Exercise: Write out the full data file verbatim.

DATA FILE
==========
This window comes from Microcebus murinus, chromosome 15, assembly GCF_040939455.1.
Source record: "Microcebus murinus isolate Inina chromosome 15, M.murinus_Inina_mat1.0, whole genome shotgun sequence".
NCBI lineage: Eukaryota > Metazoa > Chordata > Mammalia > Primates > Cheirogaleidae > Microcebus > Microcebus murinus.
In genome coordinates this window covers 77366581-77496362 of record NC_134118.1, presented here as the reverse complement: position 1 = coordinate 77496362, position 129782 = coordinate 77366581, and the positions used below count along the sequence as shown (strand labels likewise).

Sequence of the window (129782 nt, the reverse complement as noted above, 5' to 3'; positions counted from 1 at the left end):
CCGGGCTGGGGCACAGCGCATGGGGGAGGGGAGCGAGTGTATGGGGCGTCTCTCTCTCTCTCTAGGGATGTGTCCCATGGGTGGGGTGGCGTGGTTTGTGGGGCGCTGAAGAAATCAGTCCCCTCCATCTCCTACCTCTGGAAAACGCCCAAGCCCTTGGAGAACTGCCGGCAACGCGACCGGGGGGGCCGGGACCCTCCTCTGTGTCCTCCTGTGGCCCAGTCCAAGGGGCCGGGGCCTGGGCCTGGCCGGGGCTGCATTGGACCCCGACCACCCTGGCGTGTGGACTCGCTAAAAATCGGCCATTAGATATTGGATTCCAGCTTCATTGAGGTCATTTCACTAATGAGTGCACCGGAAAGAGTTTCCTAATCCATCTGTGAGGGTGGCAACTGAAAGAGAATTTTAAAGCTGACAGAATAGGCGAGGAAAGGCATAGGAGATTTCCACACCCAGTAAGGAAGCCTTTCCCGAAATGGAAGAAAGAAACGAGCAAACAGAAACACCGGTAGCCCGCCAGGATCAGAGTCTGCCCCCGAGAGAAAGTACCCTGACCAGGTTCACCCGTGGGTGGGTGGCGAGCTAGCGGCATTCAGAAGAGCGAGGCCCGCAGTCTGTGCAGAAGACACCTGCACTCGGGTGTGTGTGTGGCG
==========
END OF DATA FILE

This window comes from Microcebus murinus, chromosome 15, assembly GCF_040939455.1.
Source record: "Microcebus murinus isolate Inina chromosome 15, M.murinus_Inina_mat1.0, whole genome shotgun sequence".
NCBI lineage: Eukaryota > Metazoa > Chordata > Mammalia > Primates > Cheirogaleidae > Microcebus > Microcebus murinus.
In genome coordinates this window covers 77366581-77496362 of record NC_134118.1, presented here as the reverse complement: position 1 = coordinate 77496362, position 129782 = coordinate 77366581, and the positions used below count along the sequence as shown (strand labels likewise).

Sequence of the window (129782 nt, the reverse complement as noted above, 5' to 3'; positions counted from 1 at the left end):
CCGGGCTGGGGCACAGCGCATGGGGGAGGGGAGCGAGTGTATGGGGCGTCTCTCTCTCTCTCTAGGGATGTGTCCCATGGGTGGGGTGGCGTGGTTTGTGGGGCGCTGAAGAAATCAGTCCCCTCCATCTCCTACCTCTGGAAAACGCCCAAGCCCTTGGAGAACTGCCGGCAACGCGACCGGGGGGGCCGGGACCCTCCTCTGTGTCCTCCTGTGGCCCAGTCCAAGGGGCCGGGGCCTGGGCCTGGCCGGGGCTGCATTGGACCCCGACCACCCTGGCGTGTGGACTCGCTAAAAATCGGCCATTAGATATTGGATTCCAGCTTCATTGAGGTCATTTCACTAATGAGTGCACCGGAAAGAGTTTCCTAATCCATCTGTGAGGGTGGCAACTGAAAGAGAATTTTAAAGCTGACAGAATAGGCGAGGAAAGGCATAGGAGATTTCCACACCCAGTAAGGAAGCCTTTCCCGAAATGGAAGAAAGAAACGAGCAAACAGAAACACCGGTAGCCCGCCAGGATCAGAGTCTGCCCCCGAGAGAAAGTACCCTGACCAGGTTCACCCGTGGGTGGGTGGCGAGCTAGCGGCATTCAGAAGAGCGAGGCCCGCAGTCTGTGCAGAAGACACCTGCACTCGGGTGTGTGTGTGGCG